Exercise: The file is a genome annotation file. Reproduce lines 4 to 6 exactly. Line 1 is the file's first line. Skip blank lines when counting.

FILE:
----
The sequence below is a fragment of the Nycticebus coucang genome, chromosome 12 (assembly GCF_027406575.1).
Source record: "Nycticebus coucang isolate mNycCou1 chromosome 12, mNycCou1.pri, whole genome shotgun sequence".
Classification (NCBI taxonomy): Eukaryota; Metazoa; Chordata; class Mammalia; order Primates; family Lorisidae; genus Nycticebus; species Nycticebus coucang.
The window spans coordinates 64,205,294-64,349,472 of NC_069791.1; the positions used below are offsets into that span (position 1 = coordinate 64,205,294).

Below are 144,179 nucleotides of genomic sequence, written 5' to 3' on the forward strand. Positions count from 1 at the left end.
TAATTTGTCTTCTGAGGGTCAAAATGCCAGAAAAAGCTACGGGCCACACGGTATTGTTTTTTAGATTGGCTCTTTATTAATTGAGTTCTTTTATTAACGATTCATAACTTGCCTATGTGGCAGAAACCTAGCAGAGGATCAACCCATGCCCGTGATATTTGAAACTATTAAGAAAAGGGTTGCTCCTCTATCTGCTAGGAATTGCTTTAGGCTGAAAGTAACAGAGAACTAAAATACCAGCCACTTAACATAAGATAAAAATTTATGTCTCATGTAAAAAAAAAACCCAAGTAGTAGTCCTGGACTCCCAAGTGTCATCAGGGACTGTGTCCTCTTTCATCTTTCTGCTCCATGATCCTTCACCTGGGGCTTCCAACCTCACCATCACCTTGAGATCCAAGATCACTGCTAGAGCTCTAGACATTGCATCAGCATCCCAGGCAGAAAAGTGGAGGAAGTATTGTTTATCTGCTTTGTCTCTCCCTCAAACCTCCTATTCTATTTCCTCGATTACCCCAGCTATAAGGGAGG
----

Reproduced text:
The window spans coordinates 64,205,294-64,349,472 of NC_069791.1; the positions used below are offsets into that span (position 1 = coordinate 64,205,294).

Below are 144,179 nucleotides of genomic sequence, written 5' to 3' on the forward strand. Positions count from 1 at the left end.
TAATTTGTCTTCTGAGGGTCAAAATGCCAGAAAAAGCTACGGGCCACACGGTATTGTTTTTTAGATTGGCTCTTTATTAATTGAGTTCTTTTATTAACGATTCATAACTTGCCTATGTGGCAGAAACCTAGCAGAGGATCAACCCATGCCCGTGATATTTGAAACTATTAAGAAAAGGGTTGCTCCTCTATCTGCTAGGAATTGCTTTAGGCTGAAAGTAACAGAGAACTAAAATACCAGCCACTTAACATAAGATAAAAATTTATGTCTCATGTAAAAAAAAAACCCAAGTAGTAGTCCTGGACTCCCAAGTGTCATCAGGGACTGTGTCCTCTTTCATCTTTCTGCTCCATGATCCTTCACCTGGGGCTTCCAACCTCACCATCACCTTGAGATCCAAGATCACTGCTAGAGCTCTAGACATTGCATCAGCATCCCAGGCAGAAAAGTGGAGGAAGTATTGTTTATCTGCTTTGTCTCTCCCTCAAACCTCCTATTCTATTTCCTCGATTACCCCAGCTATAAGGGAGG